Broadway Revival which has been totally cast with out gay male actors has also developed a following amongst young women.

What’s next for Owen?
May Days by David Edgar
Royal Shakespeare Company
Mischief Festivals at The Other Place

1968. A TIME OF POLITICAL UPHEAVAL THE LIKES OF WHICH HAS NOT BEEN SEEN SINCE. UNTIL – PERHAPS – NOW.
In a new age of radical leftism and global politics, this new version of David Edgar’s 1983 award-winning hit play has startling parallels to the political revolution of the Millennial Generation. Maydays tells the story of the idealistic young who came of age in 1968 and were drawn into revolutionary politics; of defection from east to west as well as from left to right. It is told through a number of interlocking stories, across three continents and 25 years of tumultuous history.

Bea Goodwin, director – La Cifra (The Code) by Antonion Salieri, USA premiere
Bea started working with dell’Arte three seasons ago as an ass’t director to Kyle Pfortmiller for La Traviata. In that same season, she directed Act One of La Rondine in the Scenes Program. She had never been an assistant before, or directed an opera.

How does the music of the opera support and propel the drama forward?
Calisto was her first experience with continuo accompanied recitative.
Co-Conductors Charles Weaver & Chris Fecteau told her that Calisto was written for actors who sing. Working in collaboration with them, she learned how everything is connected in opera.
With La Cifra she didn’t have a lot of music to start with.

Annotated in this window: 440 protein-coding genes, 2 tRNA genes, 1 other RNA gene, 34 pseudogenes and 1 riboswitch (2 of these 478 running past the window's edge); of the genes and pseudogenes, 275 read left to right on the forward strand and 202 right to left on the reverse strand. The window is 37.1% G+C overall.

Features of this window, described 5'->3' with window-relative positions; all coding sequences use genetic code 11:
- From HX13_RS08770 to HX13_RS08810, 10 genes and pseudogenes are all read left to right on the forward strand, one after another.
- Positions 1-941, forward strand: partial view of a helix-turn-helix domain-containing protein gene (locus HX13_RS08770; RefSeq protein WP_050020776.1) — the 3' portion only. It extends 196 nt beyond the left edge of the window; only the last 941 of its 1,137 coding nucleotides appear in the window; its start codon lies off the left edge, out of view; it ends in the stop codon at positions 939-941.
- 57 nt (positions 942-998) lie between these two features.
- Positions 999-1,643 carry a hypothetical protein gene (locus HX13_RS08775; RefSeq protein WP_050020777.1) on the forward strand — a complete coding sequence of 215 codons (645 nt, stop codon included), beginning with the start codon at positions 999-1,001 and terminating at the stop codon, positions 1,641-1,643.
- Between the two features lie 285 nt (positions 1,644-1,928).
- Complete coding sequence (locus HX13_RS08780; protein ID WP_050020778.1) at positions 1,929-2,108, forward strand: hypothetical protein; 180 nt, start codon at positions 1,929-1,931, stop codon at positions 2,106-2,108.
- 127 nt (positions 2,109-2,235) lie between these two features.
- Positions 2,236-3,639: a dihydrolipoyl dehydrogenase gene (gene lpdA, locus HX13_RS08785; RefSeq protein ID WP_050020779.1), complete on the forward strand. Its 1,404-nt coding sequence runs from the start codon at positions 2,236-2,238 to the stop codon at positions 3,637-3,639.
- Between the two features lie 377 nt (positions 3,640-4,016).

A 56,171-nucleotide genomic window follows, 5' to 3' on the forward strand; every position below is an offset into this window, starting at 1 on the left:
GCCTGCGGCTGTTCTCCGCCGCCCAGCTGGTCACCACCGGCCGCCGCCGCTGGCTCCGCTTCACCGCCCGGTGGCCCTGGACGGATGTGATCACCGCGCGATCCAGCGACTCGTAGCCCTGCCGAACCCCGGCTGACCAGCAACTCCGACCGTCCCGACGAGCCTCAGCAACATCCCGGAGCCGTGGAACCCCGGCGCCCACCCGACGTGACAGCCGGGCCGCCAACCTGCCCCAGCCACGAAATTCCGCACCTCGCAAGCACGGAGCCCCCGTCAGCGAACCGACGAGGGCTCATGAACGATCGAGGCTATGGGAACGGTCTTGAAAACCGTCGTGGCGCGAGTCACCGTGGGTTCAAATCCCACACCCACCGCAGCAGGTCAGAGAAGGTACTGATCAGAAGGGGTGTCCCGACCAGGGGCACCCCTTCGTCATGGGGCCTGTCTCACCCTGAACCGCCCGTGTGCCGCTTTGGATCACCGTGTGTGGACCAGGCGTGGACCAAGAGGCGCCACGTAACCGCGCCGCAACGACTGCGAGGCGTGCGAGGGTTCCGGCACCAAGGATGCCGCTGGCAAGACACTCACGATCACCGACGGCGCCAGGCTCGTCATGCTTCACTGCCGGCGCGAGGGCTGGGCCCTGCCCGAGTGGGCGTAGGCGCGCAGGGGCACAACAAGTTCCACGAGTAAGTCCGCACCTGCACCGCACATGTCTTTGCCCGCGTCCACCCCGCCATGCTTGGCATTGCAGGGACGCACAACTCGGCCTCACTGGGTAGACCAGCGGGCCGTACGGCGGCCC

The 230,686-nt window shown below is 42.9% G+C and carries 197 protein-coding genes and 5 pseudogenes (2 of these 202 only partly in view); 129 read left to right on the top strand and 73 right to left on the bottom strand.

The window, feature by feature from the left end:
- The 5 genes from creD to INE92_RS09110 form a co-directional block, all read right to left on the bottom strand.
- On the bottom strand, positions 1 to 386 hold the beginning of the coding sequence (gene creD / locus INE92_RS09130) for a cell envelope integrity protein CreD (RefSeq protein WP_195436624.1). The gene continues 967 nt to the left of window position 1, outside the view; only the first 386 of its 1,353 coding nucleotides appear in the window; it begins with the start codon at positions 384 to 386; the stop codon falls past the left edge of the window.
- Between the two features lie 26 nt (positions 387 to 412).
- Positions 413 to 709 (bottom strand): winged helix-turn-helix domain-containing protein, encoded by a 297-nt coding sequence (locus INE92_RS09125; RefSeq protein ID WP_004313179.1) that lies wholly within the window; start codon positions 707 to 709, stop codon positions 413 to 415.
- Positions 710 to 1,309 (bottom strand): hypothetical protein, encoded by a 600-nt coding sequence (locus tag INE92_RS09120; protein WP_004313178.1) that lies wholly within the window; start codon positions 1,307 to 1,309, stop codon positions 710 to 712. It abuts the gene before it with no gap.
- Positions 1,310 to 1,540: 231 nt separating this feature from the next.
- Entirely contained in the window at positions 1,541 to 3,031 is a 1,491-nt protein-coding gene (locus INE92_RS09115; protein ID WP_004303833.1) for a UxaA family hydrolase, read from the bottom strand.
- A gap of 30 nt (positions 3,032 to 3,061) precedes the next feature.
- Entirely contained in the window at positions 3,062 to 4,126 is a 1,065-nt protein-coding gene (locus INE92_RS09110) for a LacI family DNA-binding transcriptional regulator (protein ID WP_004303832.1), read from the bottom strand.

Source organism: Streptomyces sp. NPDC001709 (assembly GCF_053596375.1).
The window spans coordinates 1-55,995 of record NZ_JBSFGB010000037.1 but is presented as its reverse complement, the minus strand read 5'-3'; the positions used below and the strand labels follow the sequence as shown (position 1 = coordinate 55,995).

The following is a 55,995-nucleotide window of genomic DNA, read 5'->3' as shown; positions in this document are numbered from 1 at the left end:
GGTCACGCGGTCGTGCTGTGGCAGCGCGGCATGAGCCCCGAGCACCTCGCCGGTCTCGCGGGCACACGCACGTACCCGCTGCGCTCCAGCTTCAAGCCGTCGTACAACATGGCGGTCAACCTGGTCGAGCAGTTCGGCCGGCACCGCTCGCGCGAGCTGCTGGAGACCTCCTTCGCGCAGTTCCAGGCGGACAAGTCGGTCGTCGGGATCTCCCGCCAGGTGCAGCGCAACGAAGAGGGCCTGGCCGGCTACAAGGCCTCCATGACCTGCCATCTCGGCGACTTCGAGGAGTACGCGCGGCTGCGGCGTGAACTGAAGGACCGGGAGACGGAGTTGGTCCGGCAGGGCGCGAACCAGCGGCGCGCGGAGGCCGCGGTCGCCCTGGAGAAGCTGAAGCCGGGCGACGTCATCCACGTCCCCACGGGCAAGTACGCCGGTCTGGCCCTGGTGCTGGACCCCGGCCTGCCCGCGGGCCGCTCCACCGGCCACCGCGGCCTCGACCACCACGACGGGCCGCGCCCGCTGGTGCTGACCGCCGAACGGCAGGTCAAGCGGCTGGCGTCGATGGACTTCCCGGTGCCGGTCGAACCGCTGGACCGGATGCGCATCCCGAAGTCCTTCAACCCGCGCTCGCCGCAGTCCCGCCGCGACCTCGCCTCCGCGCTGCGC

Bea has a degree in theater Arts from Fairleigh Dickinson University.
Wroxton College is a division of FDU housed in a modernized 17th Century manor house in Oxfordshire, England, Students can spend a full semester abroad there.
While there, Bea was attending at least 3 shows a week to support her program concentration: Theater Through the Body.
She also received a minor in British Studies.

They were to prepare for each production by reading the play or libretto in English and then see the piece in it’s original language.
Uncle Vanya in Russian, Madame Butterfly in Italian, etc.
The goal was to see how the story was told through body language without reading the supertitles and then relate that to what they had read.

For Madame Butterfly, they read the libretto and then saw a ballet version done to the opera score by Giacomo Puccini.
Northern Ballet Company
David Nixon, OBE – Choreographer, Costume & Set designer
It began with a sequence that was not in the libretto, Butterfly’s father committing suicide. It was a stunning dance of ritualistic death, he had these long sleeves and as he sliced his stomach open, the sleeves unraveled and a full red backdrop was revealed behind him. Then, when Butterfly chooses to commit suicide she performs the same dance with the same costume/set presentation.
That was Bea’s “lightbulb” experience about what theater could support.

With the Music of La Cifra every section is so purposeful to bringing the story forward, it almost dictates what the physical blocking should be.
Chris Fecteau worked on reconstructing this score. The opera had recently been done in Europe, but there remains hardly any research materials available about the original production.
She had the libretto and the score and chose to look at this opera as if it is a new operatic work.
It is a farce that appears to be using a Commedia style story.